Given the circumstances around COVID-19, this year's 6th Berlin-Vallendar tax conference took place on June 4, 2020 digitally via ZOOM.
The two organizers Martin Jacob (WHU - Otto Beisheim School of Management) and Frank Hechtner (Technical University of Kaiserslautern) welcomed more than 90 international participants.
"Once again, I am excited by the international composition and the high quality of the conference. I am particularly pleased about the large number of colleagues from the USA, for which the conference partly began at 4 am," said Martin Jacob, who was responsible for the organization this year.
Initially, seven current projects in the field of tax research were presented by their respective authors. Nathan Goldmann (North Carolina State University) presented the research paper "Executive Compensation, Individual-Level Tax Rates, and Insider Trading Profits", written in collaboration with Naim Bugra Ozel (University of Texas at Dallas). The paper was discussed by Tobias Bornemann (WU Vienna).
"Income Shifting and Management Incentives" the paper by Regina Ortmann (University of Paderborn), and her colleague Dirk Schindler (Erasmus University Rotterdam). Xu Jiang (Duke University) discussed the paper.
Paul Demeré (University of Georgia), showed with his current research paper "Do U.S. Multinationals Use Income Shifting to Launder Corrupt Activity? Evidence from Effects on Partner Country Citizenry" a valuable contribution to the exchange of current research results. He co-authored the paper with Jeffrey Gramlich and Yoonsoo Nam (both Washington State University). The work was discussed by Maximilian Todtenhaupt (NHH Bergen).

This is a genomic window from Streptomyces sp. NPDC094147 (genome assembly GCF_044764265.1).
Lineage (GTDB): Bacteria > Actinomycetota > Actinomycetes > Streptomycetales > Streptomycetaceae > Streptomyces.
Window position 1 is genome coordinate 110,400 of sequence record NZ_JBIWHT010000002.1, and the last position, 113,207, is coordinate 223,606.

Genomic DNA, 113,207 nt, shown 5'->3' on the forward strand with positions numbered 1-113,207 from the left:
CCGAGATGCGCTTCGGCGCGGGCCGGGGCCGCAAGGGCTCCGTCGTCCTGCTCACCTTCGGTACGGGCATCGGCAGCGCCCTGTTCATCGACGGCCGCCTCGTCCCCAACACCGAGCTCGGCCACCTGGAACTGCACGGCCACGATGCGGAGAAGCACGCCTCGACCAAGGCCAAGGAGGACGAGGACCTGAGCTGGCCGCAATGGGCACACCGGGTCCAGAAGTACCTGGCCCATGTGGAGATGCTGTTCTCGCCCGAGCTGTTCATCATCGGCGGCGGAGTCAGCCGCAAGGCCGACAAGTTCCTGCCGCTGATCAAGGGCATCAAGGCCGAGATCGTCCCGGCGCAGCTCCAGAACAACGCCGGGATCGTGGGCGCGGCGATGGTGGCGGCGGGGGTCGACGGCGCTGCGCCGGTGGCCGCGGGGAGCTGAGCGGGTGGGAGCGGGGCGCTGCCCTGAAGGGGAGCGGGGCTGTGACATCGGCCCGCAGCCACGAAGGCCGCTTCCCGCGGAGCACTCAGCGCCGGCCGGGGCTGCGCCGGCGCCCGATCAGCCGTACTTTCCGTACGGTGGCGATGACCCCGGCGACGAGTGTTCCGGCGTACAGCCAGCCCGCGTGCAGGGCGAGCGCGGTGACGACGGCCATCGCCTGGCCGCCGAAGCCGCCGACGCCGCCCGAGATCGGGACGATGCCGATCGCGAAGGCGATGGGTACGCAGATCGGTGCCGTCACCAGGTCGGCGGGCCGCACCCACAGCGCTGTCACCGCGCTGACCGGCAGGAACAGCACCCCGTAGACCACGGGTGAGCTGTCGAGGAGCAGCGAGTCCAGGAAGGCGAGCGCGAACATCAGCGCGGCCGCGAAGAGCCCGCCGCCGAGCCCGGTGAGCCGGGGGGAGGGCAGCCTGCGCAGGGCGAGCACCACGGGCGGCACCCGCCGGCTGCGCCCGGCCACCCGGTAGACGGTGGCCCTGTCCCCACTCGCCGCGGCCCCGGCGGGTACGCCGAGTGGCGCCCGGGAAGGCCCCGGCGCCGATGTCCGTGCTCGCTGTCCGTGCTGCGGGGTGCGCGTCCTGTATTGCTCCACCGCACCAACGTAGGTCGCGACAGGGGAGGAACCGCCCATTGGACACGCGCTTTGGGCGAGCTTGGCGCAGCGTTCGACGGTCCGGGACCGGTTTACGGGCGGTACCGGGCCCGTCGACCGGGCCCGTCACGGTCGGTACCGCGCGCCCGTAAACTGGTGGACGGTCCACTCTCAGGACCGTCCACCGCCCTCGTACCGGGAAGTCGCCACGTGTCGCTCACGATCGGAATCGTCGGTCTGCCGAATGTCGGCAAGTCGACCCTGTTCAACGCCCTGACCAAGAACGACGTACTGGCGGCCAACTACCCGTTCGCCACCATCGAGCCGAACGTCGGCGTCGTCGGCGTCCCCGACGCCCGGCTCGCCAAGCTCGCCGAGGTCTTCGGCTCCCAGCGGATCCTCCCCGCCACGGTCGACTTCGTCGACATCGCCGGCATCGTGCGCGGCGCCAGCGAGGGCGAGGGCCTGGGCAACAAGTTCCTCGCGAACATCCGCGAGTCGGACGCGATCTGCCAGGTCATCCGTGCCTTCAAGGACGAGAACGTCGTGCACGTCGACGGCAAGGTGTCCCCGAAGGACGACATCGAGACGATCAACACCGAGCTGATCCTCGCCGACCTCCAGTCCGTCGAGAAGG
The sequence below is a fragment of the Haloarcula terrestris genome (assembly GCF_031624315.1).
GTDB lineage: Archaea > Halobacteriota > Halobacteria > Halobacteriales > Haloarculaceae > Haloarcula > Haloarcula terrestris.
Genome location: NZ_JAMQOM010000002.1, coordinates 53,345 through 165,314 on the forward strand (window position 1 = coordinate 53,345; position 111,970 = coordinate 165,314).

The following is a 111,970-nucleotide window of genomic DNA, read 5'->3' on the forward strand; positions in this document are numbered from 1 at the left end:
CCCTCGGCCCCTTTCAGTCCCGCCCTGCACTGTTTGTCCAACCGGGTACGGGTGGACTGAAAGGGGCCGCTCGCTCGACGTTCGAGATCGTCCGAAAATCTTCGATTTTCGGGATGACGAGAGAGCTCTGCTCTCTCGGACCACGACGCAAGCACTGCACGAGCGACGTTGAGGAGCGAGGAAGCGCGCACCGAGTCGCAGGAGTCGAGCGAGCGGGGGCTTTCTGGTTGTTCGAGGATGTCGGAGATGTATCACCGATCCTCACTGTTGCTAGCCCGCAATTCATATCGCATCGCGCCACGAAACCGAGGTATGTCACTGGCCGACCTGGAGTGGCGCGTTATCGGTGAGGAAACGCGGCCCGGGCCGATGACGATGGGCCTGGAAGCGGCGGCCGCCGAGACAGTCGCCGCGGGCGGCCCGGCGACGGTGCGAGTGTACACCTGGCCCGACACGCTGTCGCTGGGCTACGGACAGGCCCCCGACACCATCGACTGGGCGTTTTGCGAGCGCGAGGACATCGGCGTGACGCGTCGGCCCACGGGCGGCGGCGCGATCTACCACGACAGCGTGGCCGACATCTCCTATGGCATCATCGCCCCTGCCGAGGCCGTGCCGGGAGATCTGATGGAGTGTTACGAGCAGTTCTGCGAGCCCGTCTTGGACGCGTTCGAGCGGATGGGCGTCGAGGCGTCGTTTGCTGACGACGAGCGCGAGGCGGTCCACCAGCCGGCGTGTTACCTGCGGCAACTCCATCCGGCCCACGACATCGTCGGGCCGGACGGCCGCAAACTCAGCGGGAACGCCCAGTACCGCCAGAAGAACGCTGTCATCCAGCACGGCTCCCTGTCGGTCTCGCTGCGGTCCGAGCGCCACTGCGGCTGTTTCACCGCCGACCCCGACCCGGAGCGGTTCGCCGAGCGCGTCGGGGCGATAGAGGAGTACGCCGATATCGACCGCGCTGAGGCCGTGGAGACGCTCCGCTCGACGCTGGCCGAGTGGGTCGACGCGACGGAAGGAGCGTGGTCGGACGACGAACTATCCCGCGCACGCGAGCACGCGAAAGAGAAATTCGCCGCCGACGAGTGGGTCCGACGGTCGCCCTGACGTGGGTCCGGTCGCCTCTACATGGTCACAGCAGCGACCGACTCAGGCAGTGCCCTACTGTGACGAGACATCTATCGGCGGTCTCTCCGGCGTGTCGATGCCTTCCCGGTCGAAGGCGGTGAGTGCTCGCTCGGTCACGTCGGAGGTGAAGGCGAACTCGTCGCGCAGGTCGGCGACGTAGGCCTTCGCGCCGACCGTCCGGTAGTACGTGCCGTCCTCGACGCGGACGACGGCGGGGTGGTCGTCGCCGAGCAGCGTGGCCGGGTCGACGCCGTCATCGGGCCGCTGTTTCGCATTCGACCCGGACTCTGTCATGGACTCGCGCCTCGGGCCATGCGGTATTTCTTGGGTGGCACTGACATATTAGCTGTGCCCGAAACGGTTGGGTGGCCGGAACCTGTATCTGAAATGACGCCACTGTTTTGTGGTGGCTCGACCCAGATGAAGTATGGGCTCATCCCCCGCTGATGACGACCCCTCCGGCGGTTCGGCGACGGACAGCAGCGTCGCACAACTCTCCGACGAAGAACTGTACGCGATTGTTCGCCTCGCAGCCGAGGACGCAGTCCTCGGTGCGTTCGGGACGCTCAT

The "Early-Paper" Stage Session was a new addition to the program this year. The organizers gave four tax researchers the opportunity to present their current research topic to colleagues at a very early stage. Kathleen Andries (WHU - Otto Beisheim School of Management), Zackery Fox (University of Oregon), Jesse van der Geest (Tilburg University), and Kelly Wentland (George Mason University) took the opportunity to give the participants first insights into current works in their 10-minute presentations. They received many positive suggestions and comments and this format will become a core element of the conference.
Even though a virtual conference could not replace the "real" discussions and the mutual exchange, it was a successful event for all participants.